Sherlock Holmes himself has a new look, and there are reported to be around eight cases for you to get to grips with, covering everything from murder, to theft, to kidnapping & disappearances. As always you interview witnesses, gather clues, and using the revamped deduction board system you have to try and figure out what’s happened. The twist is, there could be several different ‘endings’ or ‘deductions’ you could come to, depending on how you interpret the evidence you found. You could quite easily deduce the wrong conclusion, but the game has a specific continuation set aside for that conclusion, and the game will move on regardless. Whether or not you get it ‘wrong’ (the developer was a bit unclear on whether there is a ‘right’ answer, with the others being ‘wrong’), your choices will be reflected later on the game, which is always nice.
The game will be coming to 360 and PS3 again, as well as PC. So keep an eye out for this one.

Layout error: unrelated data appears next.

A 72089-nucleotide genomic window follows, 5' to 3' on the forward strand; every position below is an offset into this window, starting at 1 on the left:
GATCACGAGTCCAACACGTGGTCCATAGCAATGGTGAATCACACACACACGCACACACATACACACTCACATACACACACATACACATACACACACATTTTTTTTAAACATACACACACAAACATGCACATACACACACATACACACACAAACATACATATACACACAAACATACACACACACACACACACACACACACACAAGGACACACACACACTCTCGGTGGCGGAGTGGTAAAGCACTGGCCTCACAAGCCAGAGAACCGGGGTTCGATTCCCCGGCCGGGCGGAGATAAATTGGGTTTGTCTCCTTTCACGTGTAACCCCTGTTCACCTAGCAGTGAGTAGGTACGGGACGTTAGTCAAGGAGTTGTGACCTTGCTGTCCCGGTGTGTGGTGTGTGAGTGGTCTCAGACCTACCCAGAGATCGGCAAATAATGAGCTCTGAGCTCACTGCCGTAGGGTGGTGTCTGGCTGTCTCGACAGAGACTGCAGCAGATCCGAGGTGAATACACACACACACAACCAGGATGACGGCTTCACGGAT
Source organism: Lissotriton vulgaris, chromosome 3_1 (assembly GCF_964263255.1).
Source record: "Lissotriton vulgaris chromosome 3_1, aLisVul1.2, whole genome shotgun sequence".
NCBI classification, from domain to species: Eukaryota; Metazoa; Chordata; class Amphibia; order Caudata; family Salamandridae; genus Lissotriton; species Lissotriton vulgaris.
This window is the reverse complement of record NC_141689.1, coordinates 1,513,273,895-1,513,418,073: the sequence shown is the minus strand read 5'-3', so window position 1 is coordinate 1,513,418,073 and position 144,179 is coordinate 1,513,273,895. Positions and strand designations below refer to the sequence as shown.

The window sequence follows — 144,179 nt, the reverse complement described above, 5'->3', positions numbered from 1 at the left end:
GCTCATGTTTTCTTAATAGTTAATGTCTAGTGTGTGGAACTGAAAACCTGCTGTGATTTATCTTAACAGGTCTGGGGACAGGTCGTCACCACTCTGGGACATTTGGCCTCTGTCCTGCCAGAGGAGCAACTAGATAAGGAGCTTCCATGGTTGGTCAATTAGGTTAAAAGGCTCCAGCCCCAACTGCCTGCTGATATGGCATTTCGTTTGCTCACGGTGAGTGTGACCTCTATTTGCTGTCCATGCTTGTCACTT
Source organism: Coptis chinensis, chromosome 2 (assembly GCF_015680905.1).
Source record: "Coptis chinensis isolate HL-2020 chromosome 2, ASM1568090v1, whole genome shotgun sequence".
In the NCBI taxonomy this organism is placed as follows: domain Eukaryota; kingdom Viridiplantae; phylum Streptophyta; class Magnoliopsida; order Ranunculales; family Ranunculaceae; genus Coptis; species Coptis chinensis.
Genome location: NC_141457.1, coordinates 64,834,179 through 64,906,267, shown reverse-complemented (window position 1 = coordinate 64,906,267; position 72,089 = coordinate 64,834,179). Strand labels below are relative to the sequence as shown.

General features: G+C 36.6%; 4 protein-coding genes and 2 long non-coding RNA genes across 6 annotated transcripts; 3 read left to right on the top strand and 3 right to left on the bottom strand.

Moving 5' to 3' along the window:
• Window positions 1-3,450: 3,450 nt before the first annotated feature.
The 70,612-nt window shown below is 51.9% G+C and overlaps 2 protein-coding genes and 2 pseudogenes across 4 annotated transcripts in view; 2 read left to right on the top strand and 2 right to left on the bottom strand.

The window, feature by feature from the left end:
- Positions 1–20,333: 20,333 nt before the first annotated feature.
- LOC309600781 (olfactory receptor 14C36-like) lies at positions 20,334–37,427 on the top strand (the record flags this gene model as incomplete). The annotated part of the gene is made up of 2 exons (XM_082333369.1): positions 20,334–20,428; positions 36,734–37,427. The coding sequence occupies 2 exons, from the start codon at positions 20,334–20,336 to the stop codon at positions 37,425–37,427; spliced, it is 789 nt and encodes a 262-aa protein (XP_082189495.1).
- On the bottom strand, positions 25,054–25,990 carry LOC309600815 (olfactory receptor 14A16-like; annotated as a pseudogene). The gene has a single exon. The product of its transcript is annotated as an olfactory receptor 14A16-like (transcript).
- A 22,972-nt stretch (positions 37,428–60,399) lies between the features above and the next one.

Farming Simulator 2013
Who’s buying these games anyway? Where are you? SHOW YOURSELF! Despite the game having been out for a couple of months now, Focus never-the-less wanted to show off the upcoming 360 version of the game. It’s got all of the features you’d see in the PC build – although graphically they’ve had to scale back to handle the 360’s 256mb of memory. Further to this though, there are new vehicles and a new ‘America’ map that console users will get bundled in with the game, and that PC users can purchase separately.